“Failure to investigate such incidents thoroughly, impartially and transparently and to hold perpetrators accountable fosters a culture of impunity for attacks against independent media in Pakistan,” said David Griffiths, Asia-Pacific Deputy Director at Amnesty International.

    In an open letter, Amnesty International and 10 other human rights organizations called on the Pakistan Prime Minister Nawaz Sharif to fulfil his promise to end the impunity enjoyed by individuals and groups who attack journalists.

    May 21, 2014

    The conviction of five men for the murder of Russian investigative journalist Anna Politkovskaya marks only a small step towards justice. The process has left too many questions unanswered and full justice will not be served until those who ordered the crime are identified and face the courts, Amnesty International said.

    “The tragic murder of Anna Politkovskaya uncovered the incredible dangers faced by those trying to expose human rights abuses and corruption in Russia. Until justice is delivered on her case, all journalists and activists will be at risk,” said Sergei Nikitin, Head of Amnesty International’s office in Russia.

    “Authorities in Russia must demonstrate with concrete actions that they are trying to establish who wanted Anna Politkovskaya dead. Those who ordered her killing must be identified and face justice.”

    Late on Tuesday, a court in Moscow convicted five men for carrying out the 2006 murder of the journalist outside her apartment in the capital. It is still not known who ordered her killing.

    May 08, 2014

    The Chinese authorities are using trumped-up charges to target a prominent journalist who has been detained for disclosing state secrets, said Amnesty International.

    Gao Yu, 70, is accused of sharing a ‘secret’ document with editors of a foreign website in August last year, Chinese state media reported on Thursday.

    “Gao is the latest victim of China’s vaguely worded and arbitrary state secret laws which the authorities repeatedly use as a smokescreen to target activists,” said Anu Kultalahti, China Researcher at Amnesty International.

    Gao is an outspoken campaigner for victims of the 1989 Tiananmen crackdown. The past week has seen several prominent activists arrested ahead of the 25th anniversary of the crackdown on 4 June.

    “The timing of Gao’s detention is highly dubious and raises serious questions as to the authorities’ true motives,” said Kultalahti.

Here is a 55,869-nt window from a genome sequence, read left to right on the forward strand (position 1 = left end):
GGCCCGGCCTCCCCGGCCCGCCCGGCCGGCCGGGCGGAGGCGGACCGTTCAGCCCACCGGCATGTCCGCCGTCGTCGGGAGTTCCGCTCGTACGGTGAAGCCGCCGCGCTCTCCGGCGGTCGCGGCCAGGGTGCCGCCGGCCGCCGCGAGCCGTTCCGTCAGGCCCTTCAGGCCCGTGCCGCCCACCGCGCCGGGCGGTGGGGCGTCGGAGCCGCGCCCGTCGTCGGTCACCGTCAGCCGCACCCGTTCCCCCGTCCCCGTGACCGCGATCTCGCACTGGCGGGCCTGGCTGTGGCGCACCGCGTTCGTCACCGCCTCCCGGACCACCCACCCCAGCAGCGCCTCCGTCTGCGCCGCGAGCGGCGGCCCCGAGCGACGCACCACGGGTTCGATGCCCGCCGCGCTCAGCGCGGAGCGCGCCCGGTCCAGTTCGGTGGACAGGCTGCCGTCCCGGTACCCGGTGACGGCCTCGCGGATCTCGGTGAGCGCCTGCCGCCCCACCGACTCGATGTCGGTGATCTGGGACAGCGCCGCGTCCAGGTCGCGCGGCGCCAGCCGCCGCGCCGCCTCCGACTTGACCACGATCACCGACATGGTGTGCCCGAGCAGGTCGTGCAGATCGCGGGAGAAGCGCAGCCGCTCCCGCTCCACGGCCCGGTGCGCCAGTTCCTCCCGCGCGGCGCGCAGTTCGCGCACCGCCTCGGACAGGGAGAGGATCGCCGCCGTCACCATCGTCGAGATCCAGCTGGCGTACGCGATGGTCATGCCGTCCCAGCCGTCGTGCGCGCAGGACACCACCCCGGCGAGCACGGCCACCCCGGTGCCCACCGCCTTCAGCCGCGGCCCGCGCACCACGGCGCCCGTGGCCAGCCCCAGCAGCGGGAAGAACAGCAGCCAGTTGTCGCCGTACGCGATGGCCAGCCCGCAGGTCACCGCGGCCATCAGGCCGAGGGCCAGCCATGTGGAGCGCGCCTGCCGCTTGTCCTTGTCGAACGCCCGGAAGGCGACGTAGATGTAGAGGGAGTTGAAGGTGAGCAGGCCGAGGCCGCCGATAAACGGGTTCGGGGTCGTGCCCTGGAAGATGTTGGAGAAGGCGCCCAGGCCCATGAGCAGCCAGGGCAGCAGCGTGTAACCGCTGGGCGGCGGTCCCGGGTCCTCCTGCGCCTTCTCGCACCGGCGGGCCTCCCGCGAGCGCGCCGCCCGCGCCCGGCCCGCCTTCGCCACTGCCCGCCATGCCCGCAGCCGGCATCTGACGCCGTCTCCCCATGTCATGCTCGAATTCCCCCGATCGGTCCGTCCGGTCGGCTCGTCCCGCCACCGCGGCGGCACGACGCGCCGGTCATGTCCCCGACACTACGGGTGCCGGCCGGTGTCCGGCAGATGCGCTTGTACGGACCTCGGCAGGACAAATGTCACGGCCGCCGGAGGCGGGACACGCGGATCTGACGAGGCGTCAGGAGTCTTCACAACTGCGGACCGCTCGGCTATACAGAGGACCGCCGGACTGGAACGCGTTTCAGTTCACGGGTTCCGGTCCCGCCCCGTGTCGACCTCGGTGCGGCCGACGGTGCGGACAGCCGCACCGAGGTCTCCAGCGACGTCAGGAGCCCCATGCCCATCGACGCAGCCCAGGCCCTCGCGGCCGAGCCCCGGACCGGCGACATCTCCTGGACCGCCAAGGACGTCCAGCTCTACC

Gao’s friends became concerned for her whereabouts when she failed to turn up to an event to commemorate the Tiananmen crackdown. State media have since confirmed that she was detained on 24 April.

    May 07, 2014

    Amnesty International is calling on Saudi Arabia’s authorities to quash the outrageous sentencing today of Raif Badawi in connection with an online forum for public debate he set up and accusations that he insulted Islam.

    Raif Badawi, co-founder of the “Saudi Arabian Liberals” website, was sentenced to 10 years in prison, 1,000 lashes and a fine of 1 million Saudi riyals (about US$266,631) by Jeddah’s Criminal Court.

    “The decision to sentence Raif Badawi to 10 years in prison and 1,000 lashes is outrageous. He is a prisoner of conscience who is guilty of nothing more than daring to create a public forum for discussion and peacefully exercising the right to freedom of expression. The authorities must overturn his conviction and release him immediately and unconditionally,” said Philip Luther, Director of the Middle East and North Africa Program at Amnesty International.

    May 02, 2014

    At least six media workers have been detained since the turn of the year as Myanmar authorities are stepping up a disturbing crackdown on freedom of expression and jailing new prisoners of conscience, Amnesty International said ahead of World Press Freedom Day on 3 May.

    “The crackdown on free media in Myanmar is a deeply worrying attempt to silence dissenting views. It casts doubt on the government’s promises to improve respect for human rights,” said Rupert Abbott, Amnesty International’s Deputy Asia-Pacific Director.

    “We are seeing a continuation of the practice of arresting and detaining human rights defenders and peaceful political activists – a hallmark of the country’s previous military government.”

    “Myanmar must immediately and unconditionally release all prisoners of conscience including the six media workers who have been detained this year. The authorities should scrap or amend draconian legislation that restricts the freedoms of expression, association and peaceful assembly.”